What makes you think, John, that we didn't. I put a lot of thought into it while waiting for the new version to arrive. I can up with several variants and at least one of them is, IMHO, superior to what I received. So now that Deep Astonishment has arrived, allow me to react to what I got.
What's interesting to me is that Mavens of Variant Ways didn't pick up on the potential and possibilities after reading the entry in THE ART OF ASTONISHMENT? The rudiments were there; the "carcass was ripe for the picking."
My major gripe is the "wallet." What I got was a plastic check book cover. And that would have been okay if they had said that in the ad, but what bothers me is that it simply doesn't work! If I do the routine exactly as described in the instructions, when I open the "wallet" it automatically exposes the gaff! This is a result of the "give" of the plastic material. I think it may be easilly solved by opening the wallet out flat and putting some heavy books on it for a while, but the fact of the matter is that no matter how clever the thinking, what they sold me doesn't work.
There is a "handling" which solves this problem which I found out with one of my Mullica Wallets. But this is not mentioned in the instructions, and it starts to take the trick away from the "self-working" premise that the ads tout and Cliff and Manny have been extolling on this and other internet sites.
The fact is that the process of pulling the stack of cards out of the wallet isn't at all easy to do properly. As the instructions point out, if you do not keep the question mark card in alignment with the rest of the stack you expose something that is a big hint as to how it's done. And achieving this is far from automatic and easy. It will take practice to do it properly every time. So much for their claims that "anyone" can do it. Those not willing to practice will risk exposing it if they perform it.
I had hopes that Paul and company would have addressed two issues that bothered me about the Anything Deck. First, why in the world is the prediction made on the backs of playing cards, one letter at a time? For me this is highly illogical and a very big clue as to how it works. The suggested patter is: "Late last night I made a note to myself on some spare cards. I've been carrying them around with me all day, waiting for this very moment."
Sorry guys, but this is just straight descriptive patter and does nothing to address my concern. I do hope that some genius will think of something you can say that excuses this rather ridiculous format for a written prediction.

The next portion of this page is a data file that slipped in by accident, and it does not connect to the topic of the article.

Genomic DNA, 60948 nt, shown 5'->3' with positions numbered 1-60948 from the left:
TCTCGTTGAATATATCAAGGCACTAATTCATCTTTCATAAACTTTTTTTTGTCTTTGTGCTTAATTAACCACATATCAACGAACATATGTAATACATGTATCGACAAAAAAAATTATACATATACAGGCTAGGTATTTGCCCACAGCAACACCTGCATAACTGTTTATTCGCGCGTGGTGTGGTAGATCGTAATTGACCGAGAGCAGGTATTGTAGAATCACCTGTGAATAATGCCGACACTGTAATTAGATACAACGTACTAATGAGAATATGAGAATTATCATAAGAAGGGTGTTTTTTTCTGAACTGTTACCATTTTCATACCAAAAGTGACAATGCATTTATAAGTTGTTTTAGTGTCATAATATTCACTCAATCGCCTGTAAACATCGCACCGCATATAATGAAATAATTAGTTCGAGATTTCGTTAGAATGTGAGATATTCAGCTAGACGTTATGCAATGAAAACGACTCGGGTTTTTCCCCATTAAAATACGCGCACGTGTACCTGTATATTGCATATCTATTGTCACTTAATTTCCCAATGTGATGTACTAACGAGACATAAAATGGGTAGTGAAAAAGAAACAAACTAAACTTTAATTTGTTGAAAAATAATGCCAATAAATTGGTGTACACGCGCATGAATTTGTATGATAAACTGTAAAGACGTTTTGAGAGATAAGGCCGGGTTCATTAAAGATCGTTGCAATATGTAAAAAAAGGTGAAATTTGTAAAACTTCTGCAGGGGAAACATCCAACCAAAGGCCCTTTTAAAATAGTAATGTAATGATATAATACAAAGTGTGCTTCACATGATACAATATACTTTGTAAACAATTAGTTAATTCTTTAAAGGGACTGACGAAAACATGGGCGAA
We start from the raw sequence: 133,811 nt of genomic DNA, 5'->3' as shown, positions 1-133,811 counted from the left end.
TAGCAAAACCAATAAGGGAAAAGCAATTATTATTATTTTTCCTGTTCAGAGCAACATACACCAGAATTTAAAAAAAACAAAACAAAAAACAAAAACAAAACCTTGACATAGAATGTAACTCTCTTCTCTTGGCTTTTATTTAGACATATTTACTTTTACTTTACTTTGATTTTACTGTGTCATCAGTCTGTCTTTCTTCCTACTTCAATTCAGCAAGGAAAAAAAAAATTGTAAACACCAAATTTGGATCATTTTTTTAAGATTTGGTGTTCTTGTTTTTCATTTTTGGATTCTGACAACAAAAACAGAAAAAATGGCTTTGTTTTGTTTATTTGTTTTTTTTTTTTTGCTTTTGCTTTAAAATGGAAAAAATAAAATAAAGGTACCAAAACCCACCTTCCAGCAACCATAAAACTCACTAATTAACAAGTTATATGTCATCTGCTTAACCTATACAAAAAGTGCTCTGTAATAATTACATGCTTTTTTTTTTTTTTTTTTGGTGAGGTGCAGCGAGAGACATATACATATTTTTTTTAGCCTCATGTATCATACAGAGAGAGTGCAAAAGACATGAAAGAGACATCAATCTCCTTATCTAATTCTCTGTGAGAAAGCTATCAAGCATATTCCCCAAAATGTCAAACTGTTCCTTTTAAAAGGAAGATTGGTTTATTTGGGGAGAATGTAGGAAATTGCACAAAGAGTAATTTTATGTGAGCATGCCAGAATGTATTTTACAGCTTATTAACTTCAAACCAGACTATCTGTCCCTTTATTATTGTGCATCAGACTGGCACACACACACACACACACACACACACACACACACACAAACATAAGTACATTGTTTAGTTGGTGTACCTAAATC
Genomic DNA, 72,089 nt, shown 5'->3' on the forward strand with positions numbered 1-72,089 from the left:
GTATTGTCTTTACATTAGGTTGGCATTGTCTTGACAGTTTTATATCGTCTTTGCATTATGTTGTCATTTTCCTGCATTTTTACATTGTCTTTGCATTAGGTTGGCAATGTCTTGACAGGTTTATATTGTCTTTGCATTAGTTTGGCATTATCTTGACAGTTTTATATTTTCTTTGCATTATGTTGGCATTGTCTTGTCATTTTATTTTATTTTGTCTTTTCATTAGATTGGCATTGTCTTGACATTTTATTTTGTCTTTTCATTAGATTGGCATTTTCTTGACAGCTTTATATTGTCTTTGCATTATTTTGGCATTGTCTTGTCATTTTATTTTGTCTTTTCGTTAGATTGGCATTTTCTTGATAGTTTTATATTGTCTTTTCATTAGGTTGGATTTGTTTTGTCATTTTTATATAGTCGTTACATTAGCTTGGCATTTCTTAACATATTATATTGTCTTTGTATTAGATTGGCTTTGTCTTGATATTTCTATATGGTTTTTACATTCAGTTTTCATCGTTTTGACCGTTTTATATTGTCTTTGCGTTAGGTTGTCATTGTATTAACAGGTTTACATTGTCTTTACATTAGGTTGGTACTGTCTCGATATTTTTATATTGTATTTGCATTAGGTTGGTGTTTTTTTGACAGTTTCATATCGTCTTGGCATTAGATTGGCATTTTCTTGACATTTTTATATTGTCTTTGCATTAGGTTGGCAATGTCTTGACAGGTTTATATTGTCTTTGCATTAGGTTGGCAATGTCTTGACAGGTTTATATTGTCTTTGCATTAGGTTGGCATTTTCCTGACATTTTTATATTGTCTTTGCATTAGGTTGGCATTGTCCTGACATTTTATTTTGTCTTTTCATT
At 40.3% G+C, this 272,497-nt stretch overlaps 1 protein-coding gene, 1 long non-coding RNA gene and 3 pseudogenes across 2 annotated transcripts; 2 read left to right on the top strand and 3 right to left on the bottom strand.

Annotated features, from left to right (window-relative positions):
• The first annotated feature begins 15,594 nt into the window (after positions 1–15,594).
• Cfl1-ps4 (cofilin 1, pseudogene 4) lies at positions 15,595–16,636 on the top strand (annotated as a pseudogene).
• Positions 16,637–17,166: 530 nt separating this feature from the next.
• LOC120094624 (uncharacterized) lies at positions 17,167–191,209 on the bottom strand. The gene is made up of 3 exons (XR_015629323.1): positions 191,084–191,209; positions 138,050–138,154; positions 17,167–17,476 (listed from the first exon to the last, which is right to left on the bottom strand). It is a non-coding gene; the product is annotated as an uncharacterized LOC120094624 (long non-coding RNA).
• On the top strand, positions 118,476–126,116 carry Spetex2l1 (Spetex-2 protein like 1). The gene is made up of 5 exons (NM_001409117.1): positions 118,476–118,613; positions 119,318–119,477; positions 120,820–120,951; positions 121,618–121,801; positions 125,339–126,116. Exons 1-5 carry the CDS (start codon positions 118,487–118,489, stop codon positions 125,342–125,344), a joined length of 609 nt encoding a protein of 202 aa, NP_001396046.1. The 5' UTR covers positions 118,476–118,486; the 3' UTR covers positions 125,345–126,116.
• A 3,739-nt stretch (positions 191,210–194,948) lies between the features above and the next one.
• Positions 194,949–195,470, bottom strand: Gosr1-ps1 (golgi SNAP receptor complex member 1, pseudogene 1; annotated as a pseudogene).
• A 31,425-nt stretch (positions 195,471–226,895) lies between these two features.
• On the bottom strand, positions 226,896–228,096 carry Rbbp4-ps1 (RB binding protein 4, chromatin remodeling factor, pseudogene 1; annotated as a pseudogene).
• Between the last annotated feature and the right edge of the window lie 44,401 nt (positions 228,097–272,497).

The second problem I have with the Anything Deck: what is your reason for pulling those cards, seemingly at random, out before getting to your "soul mate" card? Paul gave some sample patter lines in the Anything deck write up, along the lines of... this black seven tells me your card is not a seven, and so on. The problem is that with each new word you will be pulling out different cards and while you're concentrating on getting the right cards, you also have to think of these pseudo-logical things to say to justify the cards you're pulling. In the new Deep Astonishment instructions, he's opted for saying some pretty vague things like: "This card is definitely trying to tell me something!" or "I know I need this card!" One of the versions I had doped out made it possible to say the same exact four things every time. At least if you are dealing with four letter words. The patter can be consistent, thus memorized, and you don't need to think on your feet. Unfortunately, my guess as to how the new version was configured was wrong and that solution cannot work unless you'll willing to remake the entire deck.
One of the improvements I was hoping for was that the new version might be one that you could do surrounded. (For restaurant workers and strolling performers, this is pretty important.) Interestingly the new Deep Astonishment set up allows you to remove the necessary cards in a manner that can be done surrounded. But, alas, at the same time you're holding a fan of cards in your left hand in a necessary way, and anyone that sees the back of this fan will have a big part of the trick exposed to them. So, I can't see that the new method of taking the cards out is any improvement at all. If you're willing to do some memory work, there is a solution to this problem on their Web site. But, you'll have to remake the entire deck to take advantage of it.
In short, there are some brilliant concepts here, but I think they fell short of the mark in some ways... especially with the "Wallet" they supply.